Uncrewed Aerial Systems (UAS) are more popularly known as drones, whether they are helicopters, quadcopters or small fixed wing aircraft. Strictly speaking, UAS is the entire system that supports the aircraft. That system includes the aircraft, the ground control station, communications systems, information analysis, maintenance, logistics and other support facilities.

However, the term drone is usually restricted to small systems used by Navy and Army rather than the larger systems coming into service with the Air Force. A Remotely Piloted Aircraft (RPA) is an actual large aircraft, flown by qualified pilots from a ground control station.

In Australian Defence Force (ADF) service, uncrewed aircraft range from the tiny PD-100 Black Hornet Nano helicopter which weighs only 18 grams and is carried by a soldier, being likened to a flying pair of binoculars, to the Air Force’s future RPA MQ-4 Triton UAS which has a wingspan of 39.9 metres, weighs 14,628 kg and an endurance of 24+ hours.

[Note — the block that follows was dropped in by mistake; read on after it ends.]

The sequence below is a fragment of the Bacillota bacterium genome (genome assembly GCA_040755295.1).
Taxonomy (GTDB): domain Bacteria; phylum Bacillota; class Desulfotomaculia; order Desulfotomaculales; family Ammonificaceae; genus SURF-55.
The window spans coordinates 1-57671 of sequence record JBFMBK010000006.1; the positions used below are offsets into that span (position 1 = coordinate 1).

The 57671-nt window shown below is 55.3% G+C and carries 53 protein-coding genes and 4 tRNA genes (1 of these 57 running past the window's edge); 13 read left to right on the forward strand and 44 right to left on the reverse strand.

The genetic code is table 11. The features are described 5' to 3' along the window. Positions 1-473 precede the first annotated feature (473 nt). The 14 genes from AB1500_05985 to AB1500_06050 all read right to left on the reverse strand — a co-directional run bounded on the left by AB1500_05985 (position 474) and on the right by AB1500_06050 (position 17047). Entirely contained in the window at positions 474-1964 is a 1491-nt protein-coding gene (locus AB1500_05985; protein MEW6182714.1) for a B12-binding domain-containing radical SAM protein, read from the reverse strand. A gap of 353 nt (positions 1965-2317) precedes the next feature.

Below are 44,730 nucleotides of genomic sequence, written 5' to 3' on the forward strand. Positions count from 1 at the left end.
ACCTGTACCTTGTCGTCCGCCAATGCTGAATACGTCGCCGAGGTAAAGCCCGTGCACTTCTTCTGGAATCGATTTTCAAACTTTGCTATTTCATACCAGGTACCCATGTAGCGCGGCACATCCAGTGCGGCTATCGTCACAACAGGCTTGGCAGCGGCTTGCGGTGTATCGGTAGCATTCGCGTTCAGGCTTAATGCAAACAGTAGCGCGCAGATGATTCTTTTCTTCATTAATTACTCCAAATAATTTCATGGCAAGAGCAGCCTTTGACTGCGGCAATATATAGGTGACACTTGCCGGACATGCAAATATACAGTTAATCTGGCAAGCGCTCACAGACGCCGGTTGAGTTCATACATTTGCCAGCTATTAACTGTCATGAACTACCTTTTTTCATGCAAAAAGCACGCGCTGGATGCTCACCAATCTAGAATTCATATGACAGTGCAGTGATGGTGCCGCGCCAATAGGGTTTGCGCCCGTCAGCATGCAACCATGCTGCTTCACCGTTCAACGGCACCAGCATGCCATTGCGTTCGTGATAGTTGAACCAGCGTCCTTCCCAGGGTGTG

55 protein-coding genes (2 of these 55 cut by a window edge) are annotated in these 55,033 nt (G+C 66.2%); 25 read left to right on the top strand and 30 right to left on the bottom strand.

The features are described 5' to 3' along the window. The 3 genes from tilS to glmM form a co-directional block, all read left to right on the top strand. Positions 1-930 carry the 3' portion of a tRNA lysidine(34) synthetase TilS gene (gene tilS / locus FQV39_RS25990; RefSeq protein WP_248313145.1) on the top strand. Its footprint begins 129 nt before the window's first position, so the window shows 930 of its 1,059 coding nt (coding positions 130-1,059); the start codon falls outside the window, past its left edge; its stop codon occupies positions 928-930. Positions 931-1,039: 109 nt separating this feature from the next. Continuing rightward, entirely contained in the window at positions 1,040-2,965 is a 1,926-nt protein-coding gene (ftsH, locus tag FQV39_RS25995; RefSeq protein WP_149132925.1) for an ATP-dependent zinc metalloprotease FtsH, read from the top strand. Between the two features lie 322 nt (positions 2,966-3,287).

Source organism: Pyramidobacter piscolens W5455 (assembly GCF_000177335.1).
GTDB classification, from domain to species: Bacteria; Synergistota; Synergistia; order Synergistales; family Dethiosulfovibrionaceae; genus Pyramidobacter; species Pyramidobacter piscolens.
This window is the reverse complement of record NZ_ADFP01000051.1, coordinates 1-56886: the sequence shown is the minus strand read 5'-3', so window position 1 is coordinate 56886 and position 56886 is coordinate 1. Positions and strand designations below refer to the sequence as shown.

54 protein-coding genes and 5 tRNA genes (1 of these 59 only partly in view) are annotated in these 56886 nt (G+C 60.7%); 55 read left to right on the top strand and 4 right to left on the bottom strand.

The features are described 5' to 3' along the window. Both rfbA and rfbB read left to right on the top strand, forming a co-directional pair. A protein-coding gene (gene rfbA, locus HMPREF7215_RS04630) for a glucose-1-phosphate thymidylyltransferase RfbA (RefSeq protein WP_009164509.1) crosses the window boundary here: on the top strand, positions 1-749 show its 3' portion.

A common characteristic of all UAS is that their flying operations are controlled from the ground by radio signals. This gives an immediate clue as to the usual type of anti-drone technology which is being adopted by the armed forces in many countries.

The choices are mainly to take over or interrupt the ground to air radio signal so that the UAS is unable to continue in its mission. There are also some high-power microwave and laser systems which have been developed and tested overseas.

One of the main challenges for anti-drone weapons is the scalability of their solution. For example, a single drone performing a surveillance mission is much easier to neutralise than a swarm of attack drones. But of course, the targeted drone must be detected and identified. This is the role of counter-drone sensors.

So, when describing anti-drone technology, detection and identification of drone type and model is as important as the weapons used to block the drone’s controlling signals and to initiate counteraction.

APDR has been unable to establish from Defence any formal project to develop anti-drone technology. (Editor: because they don’t exist).

This is an excerpt from APDR. To read the full story, click here.

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